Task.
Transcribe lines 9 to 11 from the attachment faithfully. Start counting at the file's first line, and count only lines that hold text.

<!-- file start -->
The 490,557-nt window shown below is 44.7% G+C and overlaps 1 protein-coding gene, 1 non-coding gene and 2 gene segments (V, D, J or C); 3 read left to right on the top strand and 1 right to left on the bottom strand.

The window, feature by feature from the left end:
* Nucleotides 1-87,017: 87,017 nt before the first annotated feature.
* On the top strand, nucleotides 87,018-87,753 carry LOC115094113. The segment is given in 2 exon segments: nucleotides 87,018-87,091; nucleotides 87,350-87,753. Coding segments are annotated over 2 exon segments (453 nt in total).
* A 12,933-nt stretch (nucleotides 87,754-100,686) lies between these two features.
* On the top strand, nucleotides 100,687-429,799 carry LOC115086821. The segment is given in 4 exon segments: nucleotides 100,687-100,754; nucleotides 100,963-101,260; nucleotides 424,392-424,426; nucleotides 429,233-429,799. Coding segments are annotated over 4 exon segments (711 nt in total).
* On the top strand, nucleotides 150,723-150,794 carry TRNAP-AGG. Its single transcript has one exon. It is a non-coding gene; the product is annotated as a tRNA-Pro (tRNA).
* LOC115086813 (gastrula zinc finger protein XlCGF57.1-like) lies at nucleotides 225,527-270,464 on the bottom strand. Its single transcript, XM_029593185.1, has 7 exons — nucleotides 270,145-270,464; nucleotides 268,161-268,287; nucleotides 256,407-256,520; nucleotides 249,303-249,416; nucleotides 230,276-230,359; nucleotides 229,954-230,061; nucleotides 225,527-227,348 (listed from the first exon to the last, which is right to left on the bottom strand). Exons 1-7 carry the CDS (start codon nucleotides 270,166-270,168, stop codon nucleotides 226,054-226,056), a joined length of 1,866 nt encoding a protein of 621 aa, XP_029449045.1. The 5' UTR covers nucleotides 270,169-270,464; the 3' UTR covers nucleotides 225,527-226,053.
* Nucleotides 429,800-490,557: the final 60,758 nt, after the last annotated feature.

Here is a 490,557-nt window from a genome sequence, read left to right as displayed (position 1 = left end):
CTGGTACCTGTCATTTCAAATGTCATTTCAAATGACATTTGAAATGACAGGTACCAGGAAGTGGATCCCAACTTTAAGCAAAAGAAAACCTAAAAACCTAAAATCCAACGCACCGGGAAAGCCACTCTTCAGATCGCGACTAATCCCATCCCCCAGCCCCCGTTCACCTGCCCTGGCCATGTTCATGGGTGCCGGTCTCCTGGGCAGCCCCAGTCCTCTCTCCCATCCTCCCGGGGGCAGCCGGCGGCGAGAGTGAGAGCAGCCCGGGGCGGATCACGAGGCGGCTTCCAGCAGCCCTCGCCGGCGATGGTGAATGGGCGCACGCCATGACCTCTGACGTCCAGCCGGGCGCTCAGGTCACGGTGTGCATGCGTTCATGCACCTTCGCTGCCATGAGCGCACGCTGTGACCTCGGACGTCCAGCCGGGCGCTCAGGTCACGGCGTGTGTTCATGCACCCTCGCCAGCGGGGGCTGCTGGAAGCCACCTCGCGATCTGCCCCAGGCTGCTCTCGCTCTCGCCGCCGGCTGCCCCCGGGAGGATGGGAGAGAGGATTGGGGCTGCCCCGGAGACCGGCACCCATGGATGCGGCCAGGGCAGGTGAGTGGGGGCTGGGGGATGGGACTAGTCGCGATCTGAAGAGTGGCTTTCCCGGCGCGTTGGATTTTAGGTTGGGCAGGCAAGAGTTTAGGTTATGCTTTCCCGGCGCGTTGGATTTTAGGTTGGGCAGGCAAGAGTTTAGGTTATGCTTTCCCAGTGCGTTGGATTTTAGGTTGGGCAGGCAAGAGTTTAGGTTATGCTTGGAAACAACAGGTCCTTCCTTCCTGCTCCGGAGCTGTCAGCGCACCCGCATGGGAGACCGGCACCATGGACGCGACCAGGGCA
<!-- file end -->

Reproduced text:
* Nucleotides 429,800-490,557: the final 60,758 nt, after the last annotated feature.

Here is a 490,557-nt window from a genome sequence, read left to right as displayed (position 1 = left end):
CTGGTACCTGTCATTTCAAATGTCATTTCAAATGACATTTGAAATGACAGGTACCAGGAAGTGGATCCCAACTTTAAGCAAAAGAAAACCTAAAAACCTAAAATCCAACGCACCGGGAAAGCCACTCTTCAGATCGCGACTAATCCCATCCCCCAGCCCCCGTTCACCTGCCCTGGCCATGTTCATGGGTGCCGGTCTCCTGGGCAGCCCCAGTCCTCTCTCCCATCCTCCCGGGGGCAGCCGGCGGCGAGAGTGAGAGCAGCCCGGGGCGGATCACGAGGCGGCTTCCAGCAGCCCTCGCCGGCGATGGTGAATGGGCGCACGCCATGACCTCTGACGTCCAGCCGGGCGCTCAGGTCACGGTGTGCATGCGTTCATGCACCTTCGCTGCCATGAGCGCACGCTGTGACCTCGGACGTCCAGCCGGGCGCTCAGGTCACGGCGTGTGTTCATGCACCCTCGCCAGCGGGGGCTGCTGGAAGCCACCTCGCGATCTGCCCCAGGCTGCTCTCGCTCTCGCCGCCGGCTGCCCCCGGGAGGATGGGAGAGAGGATTGGGGCTGCCCCGGAGACCGGCACCCATGGATGCGGCCAGGGCAGGTGAGTGGGGGCTGGGGGATGGGACTAGTCGCGATCTGAAGAGTGGCTTTCCCGGCGCGTTGGATTTTAGGTTGGGCAGGCAAGAGTTTAGGTTATGCTTTCCCGGCGCGTTGGATTTTAGGTTGGGCAGGCAAGAGTTTAGGTTATGCTTTCCCAGTGCGTTGGATTTTAGGTTGGGCAGGCAAGAGTTTAGGTTATGCTTGGAAACAACAGGTCCTTCCTTCCTGCTCCGGAGCTGTCAGCGCACCCGCATGGGAGACCGGCACCATGGACGCGACCAGGGCA